Anyway, the most common source of errors with computation of trigonometric functions is the angle unit. On Ti 83/84Plus (SE) calculators there are two angle units: the degree and the radian.

To verify which angle unit is set as default on a calculator, press MODE. You will see the following screen. The relevant line is the 3rd. On the screen RADIAN is highlighted, meaning that all angle values you feed to trigonometric functions are interpreted as radian measures.

Similarly, all values returned by inverse trigonometric functions are in radians.

I do not know what grades you teach, but if you are doing any differential calculus, the only appropriate unit is the radian. Only for the radian unit is the derivative of sin(x) equal to -cos(x). For the degree, you must introduce a factor to adjust (as a change of variable).

Set all your calculators to use the angle unit you are using in your teaching, and there will be no unexpected results.

Anyway, the most common source of errors with computation of trigonometric functions is the angle unit. On Ti 83/84Plus (SE) calculators there are two angle units: the degree and the radian.

To verify which angle unit is set as default on a calculator, press MODE. You will see the following screen. The relevant line is the 3rd. On the screen RADIAN is highlighted, meaning that all angle values you feed to trigonometric functions are interpreted as radian measures.

Similarly, all values returned by inverse trigonometric functions are in radians.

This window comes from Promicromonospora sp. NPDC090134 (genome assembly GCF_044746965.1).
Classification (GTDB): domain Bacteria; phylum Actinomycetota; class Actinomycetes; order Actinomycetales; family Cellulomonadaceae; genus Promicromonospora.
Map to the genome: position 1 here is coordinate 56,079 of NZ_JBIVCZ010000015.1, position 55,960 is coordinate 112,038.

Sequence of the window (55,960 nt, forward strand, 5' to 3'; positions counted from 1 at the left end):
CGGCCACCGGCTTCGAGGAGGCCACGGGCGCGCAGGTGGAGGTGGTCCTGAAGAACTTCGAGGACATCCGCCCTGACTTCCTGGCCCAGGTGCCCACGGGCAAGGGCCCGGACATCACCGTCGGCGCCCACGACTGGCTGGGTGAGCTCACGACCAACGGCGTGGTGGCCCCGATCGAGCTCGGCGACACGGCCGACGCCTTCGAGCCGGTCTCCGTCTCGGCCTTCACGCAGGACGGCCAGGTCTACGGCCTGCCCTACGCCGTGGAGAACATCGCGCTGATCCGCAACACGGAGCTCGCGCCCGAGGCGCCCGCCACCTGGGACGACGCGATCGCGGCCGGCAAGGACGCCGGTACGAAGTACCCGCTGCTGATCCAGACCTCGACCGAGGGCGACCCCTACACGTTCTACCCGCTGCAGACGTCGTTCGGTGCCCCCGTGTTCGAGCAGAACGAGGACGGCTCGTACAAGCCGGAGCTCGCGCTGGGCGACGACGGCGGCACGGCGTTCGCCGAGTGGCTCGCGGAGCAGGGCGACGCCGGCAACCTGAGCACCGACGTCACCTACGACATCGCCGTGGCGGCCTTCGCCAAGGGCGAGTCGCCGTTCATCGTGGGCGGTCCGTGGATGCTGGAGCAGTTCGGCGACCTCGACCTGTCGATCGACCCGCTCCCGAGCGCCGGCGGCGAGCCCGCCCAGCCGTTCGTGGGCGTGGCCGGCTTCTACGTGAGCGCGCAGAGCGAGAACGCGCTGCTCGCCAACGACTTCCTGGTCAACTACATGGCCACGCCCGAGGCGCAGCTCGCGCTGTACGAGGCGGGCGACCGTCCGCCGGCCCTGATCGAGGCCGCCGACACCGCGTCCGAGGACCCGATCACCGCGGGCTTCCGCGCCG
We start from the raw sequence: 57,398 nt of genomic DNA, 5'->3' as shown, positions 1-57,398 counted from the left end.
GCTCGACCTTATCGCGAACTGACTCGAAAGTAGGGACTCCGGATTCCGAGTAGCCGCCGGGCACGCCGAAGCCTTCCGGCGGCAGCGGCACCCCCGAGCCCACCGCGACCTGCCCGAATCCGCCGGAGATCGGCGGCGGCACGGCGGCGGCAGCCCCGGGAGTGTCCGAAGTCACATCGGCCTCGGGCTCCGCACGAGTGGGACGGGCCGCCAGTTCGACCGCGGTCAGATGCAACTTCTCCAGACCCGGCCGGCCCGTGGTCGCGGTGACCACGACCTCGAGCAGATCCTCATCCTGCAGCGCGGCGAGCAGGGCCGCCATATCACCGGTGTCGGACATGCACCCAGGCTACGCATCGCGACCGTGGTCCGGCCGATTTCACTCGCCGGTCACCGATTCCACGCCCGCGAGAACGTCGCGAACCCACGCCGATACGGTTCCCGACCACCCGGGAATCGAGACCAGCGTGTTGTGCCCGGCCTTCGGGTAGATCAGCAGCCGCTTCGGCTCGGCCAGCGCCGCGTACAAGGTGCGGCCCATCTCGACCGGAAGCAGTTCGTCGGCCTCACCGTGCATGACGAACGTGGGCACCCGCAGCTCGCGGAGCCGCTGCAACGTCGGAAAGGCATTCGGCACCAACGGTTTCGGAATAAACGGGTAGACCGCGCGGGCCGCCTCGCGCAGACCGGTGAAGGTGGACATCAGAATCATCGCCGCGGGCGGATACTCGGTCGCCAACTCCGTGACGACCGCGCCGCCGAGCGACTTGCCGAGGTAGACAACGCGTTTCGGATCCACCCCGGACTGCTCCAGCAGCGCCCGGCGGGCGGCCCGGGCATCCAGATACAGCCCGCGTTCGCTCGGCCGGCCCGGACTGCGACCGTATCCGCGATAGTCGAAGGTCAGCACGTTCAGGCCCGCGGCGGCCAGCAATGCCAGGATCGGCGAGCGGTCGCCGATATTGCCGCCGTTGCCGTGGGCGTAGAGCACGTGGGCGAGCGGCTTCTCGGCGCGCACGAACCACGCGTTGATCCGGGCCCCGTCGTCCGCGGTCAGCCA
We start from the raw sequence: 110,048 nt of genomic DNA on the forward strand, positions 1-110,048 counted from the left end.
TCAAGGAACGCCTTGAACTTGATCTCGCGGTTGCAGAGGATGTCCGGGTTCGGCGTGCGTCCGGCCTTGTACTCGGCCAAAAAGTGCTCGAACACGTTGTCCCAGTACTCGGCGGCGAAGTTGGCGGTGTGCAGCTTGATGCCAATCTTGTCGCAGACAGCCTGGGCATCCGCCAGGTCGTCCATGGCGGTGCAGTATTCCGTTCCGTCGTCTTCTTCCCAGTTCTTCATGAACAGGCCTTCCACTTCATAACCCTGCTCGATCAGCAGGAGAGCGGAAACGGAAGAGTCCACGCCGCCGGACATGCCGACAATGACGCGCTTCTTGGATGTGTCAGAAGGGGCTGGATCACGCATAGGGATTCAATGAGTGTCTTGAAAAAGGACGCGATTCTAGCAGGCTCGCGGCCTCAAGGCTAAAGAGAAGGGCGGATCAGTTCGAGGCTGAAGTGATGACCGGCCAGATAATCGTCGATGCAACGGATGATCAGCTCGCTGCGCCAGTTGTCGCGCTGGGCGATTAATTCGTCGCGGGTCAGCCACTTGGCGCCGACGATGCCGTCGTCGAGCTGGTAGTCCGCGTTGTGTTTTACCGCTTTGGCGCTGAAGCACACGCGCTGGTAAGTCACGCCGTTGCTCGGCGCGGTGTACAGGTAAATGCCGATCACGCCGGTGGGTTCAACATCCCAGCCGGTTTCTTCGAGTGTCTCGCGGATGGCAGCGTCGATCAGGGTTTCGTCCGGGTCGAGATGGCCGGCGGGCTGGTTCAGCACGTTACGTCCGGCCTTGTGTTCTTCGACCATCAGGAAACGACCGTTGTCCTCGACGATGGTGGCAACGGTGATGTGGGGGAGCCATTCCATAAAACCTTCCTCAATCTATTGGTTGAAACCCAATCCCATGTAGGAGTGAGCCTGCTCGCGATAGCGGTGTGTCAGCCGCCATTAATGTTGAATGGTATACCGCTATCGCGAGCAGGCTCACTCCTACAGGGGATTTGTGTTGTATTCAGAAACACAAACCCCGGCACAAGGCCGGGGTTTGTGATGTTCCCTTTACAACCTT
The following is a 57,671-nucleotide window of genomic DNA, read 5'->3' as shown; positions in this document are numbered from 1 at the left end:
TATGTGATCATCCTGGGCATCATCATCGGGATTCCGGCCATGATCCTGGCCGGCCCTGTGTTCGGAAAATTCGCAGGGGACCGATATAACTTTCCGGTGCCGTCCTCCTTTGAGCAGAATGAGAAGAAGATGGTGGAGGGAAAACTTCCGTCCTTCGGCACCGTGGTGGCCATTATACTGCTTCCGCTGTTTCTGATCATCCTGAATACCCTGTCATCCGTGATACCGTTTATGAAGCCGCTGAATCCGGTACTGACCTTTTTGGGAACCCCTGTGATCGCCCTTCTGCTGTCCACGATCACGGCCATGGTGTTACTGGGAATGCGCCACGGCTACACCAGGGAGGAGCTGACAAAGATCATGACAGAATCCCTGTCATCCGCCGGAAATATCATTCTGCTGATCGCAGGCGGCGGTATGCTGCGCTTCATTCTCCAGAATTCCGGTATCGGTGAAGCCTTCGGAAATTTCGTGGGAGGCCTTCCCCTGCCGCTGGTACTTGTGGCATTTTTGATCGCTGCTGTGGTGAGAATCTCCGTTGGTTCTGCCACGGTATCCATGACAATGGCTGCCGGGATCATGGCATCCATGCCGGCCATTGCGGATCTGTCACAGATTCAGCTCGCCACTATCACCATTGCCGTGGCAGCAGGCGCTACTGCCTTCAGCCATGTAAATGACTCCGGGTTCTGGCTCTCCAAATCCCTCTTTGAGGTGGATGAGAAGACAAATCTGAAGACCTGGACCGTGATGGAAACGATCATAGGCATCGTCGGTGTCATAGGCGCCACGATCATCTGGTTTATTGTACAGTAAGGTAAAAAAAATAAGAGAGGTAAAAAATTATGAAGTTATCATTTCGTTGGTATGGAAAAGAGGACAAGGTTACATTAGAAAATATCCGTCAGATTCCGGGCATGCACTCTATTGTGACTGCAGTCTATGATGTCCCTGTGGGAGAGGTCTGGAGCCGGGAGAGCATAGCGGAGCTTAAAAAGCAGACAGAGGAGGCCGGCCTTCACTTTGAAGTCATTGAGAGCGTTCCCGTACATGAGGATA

I do not know what grades you teach, but if you are doing any differential calculus, the only appropriate unit is the radian. Only for the radian unit is the derivative of sin(x) equal to -cos(x). For the degree, you must introduce a factor to adjust (as a change of variable).

Set all your calculators to use the angle unit you are using in your teaching, and there will be no unexpected results.

Mar 09, 2010 | Texas Instruments TI-84 Plus Silver...

This link should help you out...

http://education.ti.com/educationportal/sites/US/productDetail/us_os_89titanium.html

http://education.ti.com/educationportal/sites/US/productDetail/us_os_89titanium.html

Apr 22, 2009 | Texas Instruments TI-89 Calculator

I had the same problem, this worked for me:

Mode -> page 2 -> Exact/Approx change from "Exact" -> "Auto"

Mode -> page 2 -> Exact/Approx change from "Exact" -> "Auto"

May 12, 2008 | Texas Instruments TI-89 Calculator

Not sure if TI-89 mode keys are the same, but here's the solution for that calculator:

1. Hit the mode key

2. Hit F3 to get tot Exact/Approx (might be different for 89T).

3. Set it to Exact.

4. Take a look at T-89 manual pages 327, 328, 329.

Nice of TI to NOT include that in the manual, huh?

1. Hit the mode key

2. Hit F3 to get tot Exact/Approx (might be different for 89T).

3. Set it to Exact.

4. Take a look at T-89 manual pages 327, 328, 329.

Nice of TI to NOT include that in the manual, huh?

Dec 13, 2007 | Texas Instruments TI-89 Calculator

I'm having the same problem:(

I need to solve this urgently, i can't stand always being removing the batteries... please help me!!!

I need to solve this urgently, i can't stand always being removing the batteries... please help me!!!

Oct 16, 2007 | Texas Instruments TI-89 Calculator